How to Go Gluten-Free & Get Proper Nutrition with Celiac Disease

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breakfast foods (pancakes, waffles, biscuits, French toast)

  • Cereal and granola
  • Crackers (pretzels, graham crackers)
  • Food coloring
  • Noodles (ramen, soba, udon)
  • Pasta
  • Salad dressings
  • Sauces and gravies
  • Soups
  • Wheat, barley, and rye can appear in various forms and varieties, all of which contain gluten as well. Be sure to look out for these on food product labels:

    Wheat

    • Wheatberries
    • Durum
    • Einkorn wheat
    • Emmer (or farro)
    • Farina
    • Graham
    • Kamut khorasan wheat
    • Semolina
    • Spelt

    Rye

    Barley

    Triticale (a hybrid of wheat and rye)

    Malt

    • Malted barley flour
    • Malted milk / malted milkshakes
    • Malt extract
    • Malt syrup
    • Malt flavoring
    • Malt vinegar

    Brewer’s yeast

    Wheat starch

    Are Oats Safe?

    Oats are tricky territory. Despite their nutritional benefits, and the variety they offer celiac diets, oats are often grown near wheat, barley, and rye. This opens the door to cross-contamination.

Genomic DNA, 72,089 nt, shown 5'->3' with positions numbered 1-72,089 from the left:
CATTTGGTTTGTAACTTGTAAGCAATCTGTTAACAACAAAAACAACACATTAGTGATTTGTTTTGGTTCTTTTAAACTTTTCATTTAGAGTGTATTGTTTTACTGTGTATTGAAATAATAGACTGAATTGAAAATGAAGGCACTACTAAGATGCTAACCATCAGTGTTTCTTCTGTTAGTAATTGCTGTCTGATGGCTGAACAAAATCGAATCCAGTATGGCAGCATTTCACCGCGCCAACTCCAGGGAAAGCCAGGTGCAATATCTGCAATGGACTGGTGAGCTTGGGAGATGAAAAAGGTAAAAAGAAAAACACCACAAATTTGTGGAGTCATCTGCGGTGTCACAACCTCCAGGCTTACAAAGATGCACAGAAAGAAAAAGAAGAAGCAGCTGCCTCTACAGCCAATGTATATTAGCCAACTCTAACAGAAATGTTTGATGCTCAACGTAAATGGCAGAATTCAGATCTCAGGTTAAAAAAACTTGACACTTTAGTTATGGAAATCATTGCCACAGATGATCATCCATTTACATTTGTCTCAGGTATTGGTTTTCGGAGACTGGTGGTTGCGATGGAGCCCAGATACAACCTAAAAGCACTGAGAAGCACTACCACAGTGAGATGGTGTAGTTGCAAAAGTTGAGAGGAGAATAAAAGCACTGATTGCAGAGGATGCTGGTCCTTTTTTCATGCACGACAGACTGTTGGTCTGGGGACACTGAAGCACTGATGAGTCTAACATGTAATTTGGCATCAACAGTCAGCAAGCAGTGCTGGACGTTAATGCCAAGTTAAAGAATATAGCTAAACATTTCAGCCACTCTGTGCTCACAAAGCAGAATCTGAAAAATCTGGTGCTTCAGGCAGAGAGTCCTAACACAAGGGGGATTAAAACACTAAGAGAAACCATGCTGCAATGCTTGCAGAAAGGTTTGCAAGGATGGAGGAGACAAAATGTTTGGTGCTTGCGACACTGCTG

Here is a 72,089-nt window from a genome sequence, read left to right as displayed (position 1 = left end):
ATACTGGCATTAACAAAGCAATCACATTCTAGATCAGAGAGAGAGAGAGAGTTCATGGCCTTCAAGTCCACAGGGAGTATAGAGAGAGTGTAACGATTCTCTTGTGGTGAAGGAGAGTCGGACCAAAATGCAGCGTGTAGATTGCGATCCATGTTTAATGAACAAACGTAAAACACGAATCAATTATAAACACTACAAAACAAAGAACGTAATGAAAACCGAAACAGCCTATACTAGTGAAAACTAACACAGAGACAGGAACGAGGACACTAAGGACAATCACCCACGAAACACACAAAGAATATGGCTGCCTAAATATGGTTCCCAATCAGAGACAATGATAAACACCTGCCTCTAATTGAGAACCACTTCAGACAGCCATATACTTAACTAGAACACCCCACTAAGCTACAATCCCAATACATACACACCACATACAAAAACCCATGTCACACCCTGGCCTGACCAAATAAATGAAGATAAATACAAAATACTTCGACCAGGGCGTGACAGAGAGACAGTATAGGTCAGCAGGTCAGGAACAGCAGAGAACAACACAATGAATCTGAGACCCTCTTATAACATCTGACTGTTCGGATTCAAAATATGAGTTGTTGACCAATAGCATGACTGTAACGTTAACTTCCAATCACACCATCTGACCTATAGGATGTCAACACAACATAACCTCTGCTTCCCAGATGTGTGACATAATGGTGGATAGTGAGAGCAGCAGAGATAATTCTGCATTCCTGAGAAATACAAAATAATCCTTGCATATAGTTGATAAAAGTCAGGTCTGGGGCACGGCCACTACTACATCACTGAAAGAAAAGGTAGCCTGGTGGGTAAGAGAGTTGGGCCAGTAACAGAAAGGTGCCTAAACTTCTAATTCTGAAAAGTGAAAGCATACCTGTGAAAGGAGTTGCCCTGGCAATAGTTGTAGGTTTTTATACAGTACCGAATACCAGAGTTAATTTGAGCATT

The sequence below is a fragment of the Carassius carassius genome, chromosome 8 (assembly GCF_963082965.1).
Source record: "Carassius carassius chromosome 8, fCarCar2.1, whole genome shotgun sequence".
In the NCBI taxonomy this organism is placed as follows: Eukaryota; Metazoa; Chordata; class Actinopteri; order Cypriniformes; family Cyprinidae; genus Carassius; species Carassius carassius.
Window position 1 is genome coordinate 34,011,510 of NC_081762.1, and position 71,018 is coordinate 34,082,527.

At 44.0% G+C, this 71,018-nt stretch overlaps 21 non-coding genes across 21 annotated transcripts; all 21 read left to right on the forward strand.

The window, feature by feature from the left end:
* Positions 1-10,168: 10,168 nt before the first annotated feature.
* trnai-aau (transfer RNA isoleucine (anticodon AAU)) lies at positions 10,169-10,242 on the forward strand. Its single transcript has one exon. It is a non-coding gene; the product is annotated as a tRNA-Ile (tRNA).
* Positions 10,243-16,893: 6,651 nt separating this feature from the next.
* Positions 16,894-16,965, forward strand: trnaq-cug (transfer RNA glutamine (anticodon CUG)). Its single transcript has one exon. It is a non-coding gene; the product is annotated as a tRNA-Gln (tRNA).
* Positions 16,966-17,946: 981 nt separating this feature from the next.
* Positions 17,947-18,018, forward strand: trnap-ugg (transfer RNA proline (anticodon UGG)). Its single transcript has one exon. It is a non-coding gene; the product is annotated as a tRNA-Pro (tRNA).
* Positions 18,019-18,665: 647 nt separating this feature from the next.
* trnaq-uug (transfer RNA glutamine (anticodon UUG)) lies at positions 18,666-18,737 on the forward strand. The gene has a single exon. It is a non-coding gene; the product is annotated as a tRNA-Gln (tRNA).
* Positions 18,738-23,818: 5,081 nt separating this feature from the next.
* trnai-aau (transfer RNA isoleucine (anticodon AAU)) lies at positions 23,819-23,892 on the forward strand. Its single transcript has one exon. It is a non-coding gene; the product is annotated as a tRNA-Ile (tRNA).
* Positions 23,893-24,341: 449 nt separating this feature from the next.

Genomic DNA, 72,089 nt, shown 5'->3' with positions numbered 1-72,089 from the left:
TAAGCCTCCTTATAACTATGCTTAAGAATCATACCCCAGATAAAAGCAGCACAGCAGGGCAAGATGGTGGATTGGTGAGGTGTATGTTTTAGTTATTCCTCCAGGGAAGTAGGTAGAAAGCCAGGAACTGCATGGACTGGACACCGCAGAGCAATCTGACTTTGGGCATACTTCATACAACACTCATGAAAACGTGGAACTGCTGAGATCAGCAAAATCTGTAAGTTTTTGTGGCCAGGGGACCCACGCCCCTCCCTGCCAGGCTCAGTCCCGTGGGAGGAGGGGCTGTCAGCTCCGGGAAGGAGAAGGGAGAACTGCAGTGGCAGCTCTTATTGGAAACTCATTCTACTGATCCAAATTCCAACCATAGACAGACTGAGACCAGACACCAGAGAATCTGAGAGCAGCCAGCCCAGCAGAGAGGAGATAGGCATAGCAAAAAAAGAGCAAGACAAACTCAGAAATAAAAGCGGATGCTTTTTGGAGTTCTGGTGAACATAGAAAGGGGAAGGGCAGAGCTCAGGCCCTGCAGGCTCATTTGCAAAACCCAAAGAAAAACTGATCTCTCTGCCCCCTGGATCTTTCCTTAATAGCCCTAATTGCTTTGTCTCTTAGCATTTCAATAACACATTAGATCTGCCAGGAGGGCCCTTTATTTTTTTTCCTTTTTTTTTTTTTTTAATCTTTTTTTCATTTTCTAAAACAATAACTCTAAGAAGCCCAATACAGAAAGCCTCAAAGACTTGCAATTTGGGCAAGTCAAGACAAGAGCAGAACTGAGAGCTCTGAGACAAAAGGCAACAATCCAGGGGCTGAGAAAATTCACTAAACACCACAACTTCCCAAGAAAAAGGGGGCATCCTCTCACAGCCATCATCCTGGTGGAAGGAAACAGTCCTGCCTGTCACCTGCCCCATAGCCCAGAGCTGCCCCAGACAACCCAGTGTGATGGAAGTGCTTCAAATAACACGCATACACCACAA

Check with your doctor or dietitian about oats labeled gluten-free.

    Reading Food Labels

    Knowing how to read food labels is the most important part of a successful gluten-free diet. Grocery store aisles are the battleground in the fight against gluten. Take these tips with you:

    • Manufacturers can label food gluten-free if it has less than 20 ppm (parts per million) gluten. This means it’s safe, but double-check the ingredient list.
    • Gluten goes by many names. Wheat, barley, and rye are sure to stand out in an ingredient list, but look for lesser-known derivatives like malt flavoring or graham.
    • Wheat-free doesn’t mean gluten-free.
    • When in doubt, leave it out. This is a well-worn phrase in the world of gluten-free foods. No cracker is more important than your health.
    • Labels won’t replace common sense. Remember that naturally gluten-free foods like bottled water or green beans won’t always be labeled gluten-free.
    • Still not sure? Call the company that produced the food or check their website. Have the SKU number from the scanner pattern on hand for easy reference.

    Kitchen Smarts

    When gluten-free food comes into contact with a food that has gluten, cross-contact occurs. Make sure these home hot spots are used only for gluten-free foods:

    • Toasters
    • Colanders
    • Convection ovens
    • Flour sifters
    • Sponges, dishcloths
    • Containers
    • Utensils
    • Pots, pans, skillets
    • Grills, griddles, presses, irons
    • Fryers
    • Cutting boards
    • Shelves in your refrigerator and pantry